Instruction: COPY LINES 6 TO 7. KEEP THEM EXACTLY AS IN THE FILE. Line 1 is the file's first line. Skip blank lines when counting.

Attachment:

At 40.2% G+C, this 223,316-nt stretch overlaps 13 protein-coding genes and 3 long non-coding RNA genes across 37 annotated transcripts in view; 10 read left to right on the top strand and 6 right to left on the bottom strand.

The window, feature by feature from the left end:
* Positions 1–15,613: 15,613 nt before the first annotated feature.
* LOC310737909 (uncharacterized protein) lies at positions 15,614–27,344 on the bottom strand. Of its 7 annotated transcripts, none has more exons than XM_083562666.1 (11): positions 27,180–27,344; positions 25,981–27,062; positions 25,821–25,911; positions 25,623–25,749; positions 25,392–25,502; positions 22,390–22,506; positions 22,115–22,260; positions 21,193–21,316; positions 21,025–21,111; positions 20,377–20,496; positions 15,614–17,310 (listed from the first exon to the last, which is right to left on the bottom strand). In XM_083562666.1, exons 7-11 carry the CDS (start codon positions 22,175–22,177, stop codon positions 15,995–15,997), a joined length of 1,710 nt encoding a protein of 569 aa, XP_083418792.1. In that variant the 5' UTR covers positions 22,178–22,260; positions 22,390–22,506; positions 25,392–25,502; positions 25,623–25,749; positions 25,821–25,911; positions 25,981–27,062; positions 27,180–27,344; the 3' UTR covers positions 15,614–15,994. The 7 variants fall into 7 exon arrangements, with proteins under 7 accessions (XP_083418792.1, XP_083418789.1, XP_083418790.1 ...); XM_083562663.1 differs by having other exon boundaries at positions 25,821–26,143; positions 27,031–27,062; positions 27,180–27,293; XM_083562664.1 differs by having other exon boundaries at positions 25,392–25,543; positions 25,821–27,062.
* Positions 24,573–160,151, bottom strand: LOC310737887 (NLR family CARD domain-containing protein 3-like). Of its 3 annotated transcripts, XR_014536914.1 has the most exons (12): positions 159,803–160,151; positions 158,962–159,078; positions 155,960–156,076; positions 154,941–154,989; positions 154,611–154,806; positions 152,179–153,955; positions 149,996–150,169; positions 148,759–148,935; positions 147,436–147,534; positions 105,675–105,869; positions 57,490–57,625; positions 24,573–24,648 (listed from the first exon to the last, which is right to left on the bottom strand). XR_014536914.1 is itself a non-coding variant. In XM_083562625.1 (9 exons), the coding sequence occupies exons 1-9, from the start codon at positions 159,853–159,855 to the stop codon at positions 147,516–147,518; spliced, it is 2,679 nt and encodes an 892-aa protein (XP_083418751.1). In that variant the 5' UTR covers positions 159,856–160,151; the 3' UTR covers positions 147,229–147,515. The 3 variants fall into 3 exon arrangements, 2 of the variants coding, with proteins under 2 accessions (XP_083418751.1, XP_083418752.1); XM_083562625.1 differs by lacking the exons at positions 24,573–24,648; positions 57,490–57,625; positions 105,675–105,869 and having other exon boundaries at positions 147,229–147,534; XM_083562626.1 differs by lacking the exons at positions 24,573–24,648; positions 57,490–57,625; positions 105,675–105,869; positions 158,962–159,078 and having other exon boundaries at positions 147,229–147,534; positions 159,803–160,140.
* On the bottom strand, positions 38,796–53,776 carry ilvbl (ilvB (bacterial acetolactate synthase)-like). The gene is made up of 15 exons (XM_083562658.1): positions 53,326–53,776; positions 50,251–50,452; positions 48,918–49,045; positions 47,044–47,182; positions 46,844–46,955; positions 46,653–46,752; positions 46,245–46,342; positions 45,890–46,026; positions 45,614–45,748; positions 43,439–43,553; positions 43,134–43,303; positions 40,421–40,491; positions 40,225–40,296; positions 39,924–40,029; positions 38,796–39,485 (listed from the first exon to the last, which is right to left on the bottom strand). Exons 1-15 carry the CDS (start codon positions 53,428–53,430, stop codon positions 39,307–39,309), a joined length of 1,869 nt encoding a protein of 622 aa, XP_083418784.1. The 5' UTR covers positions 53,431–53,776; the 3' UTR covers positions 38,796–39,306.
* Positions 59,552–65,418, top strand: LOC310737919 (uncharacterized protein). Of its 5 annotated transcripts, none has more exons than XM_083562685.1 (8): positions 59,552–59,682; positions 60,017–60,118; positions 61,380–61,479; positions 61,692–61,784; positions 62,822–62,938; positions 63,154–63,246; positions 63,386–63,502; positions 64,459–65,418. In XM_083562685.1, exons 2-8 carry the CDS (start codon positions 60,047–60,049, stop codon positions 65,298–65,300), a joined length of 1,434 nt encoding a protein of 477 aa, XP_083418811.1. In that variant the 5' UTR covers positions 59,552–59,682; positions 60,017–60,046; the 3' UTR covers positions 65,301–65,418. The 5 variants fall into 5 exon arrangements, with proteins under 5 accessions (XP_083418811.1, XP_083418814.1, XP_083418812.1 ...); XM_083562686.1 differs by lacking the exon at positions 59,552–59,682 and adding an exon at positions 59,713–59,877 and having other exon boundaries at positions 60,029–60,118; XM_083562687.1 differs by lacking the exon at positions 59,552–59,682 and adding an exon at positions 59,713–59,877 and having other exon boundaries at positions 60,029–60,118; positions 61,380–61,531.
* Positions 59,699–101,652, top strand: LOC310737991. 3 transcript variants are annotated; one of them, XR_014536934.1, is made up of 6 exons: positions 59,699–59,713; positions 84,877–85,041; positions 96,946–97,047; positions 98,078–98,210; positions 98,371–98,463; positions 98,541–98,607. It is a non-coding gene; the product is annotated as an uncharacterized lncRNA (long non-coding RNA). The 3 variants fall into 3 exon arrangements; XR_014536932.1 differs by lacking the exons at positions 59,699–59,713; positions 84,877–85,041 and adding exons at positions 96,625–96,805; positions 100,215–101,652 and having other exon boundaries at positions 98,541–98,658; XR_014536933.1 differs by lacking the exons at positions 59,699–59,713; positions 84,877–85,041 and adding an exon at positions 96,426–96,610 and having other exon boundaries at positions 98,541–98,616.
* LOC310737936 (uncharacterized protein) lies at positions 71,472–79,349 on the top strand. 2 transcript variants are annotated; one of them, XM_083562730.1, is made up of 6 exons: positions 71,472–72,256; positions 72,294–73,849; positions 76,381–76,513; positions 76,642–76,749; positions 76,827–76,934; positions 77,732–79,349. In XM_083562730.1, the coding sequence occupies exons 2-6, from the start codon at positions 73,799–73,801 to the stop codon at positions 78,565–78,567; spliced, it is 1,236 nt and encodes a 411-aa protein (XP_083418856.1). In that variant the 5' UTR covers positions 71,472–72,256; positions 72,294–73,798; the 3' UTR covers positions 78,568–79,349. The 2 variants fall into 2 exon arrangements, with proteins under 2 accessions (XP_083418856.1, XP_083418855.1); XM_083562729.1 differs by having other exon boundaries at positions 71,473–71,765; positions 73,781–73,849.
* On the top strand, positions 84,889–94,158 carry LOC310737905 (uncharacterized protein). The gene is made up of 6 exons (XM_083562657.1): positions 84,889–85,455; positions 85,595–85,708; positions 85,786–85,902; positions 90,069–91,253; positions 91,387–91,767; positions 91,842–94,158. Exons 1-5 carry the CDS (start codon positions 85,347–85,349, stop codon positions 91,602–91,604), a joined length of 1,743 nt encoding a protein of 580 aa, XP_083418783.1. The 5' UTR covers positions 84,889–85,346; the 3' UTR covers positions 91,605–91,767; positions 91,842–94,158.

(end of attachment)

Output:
* On the bottom strand, positions 38,796–53,776 carry ilvbl (ilvB (bacterial acetolactate synthase)-like). The gene is made up of 15 exons (XM_083562658.1): positions 53,326–53,776; positions 50,251–50,452; positions 48,918–49,045; positions 47,044–47,182; positions 46,844–46,955; positions 46,653–46,752; positions 46,245–46,342; positions 45,890–46,026; positions 45,614–45,748; positions 43,439–43,553; positions 43,134–43,303; positions 40,421–40,491; positions 40,225–40,296; positions 39,924–40,029; positions 38,796–39,485 (listed from the first exon to the last, which is right to left on the bottom strand). Exons 1-15 carry the CDS (start codon positions 53,428–53,430, stop codon positions 39,307–39,309), a joined length of 1,869 nt encoding a protein of 622 aa, XP_083418784.1. The 5' UTR covers positions 53,431–53,776; the 3' UTR covers positions 38,796–39,306.
* Positions 59,552–65,418, top strand: LOC310737919 (uncharacterized protein). Of its 5 annotated transcripts, none has more exons than XM_083562685.1 (8): positions 59,552–59,682; positions 60,017–60,118; positions 61,380–61,479; positions 61,692–61,784; positions 62,822–62,938; positions 63,154–63,246; positions 63,386–63,502; positions 64,459–65,418. In XM_083562685.1, exons 2-8 carry the CDS (start codon positions 60,047–60,049, stop codon positions 65,298–65,300), a joined length of 1,434 nt encoding a protein of 477 aa, XP_083418811.1. In that variant the 5' UTR covers positions 59,552–59,682; positions 60,017–60,046; the 3' UTR covers positions 65,301–65,418. The 5 variants fall into 5 exon arrangements, with proteins under 5 accessions (XP_083418811.1, XP_083418814.1, XP_083418812.1 ...); XM_083562686.1 differs by lacking the exon at positions 59,552–59,682 and adding an exon at positions 59,713–59,877 and having other exon boundaries at positions 60,029–60,118; XM_083562687.1 differs by lacking the exon at positions 59,552–59,682 and adding an exon at positions 59,713–59,877 and having other exon boundaries at positions 60,029–60,118; positions 61,380–61,531.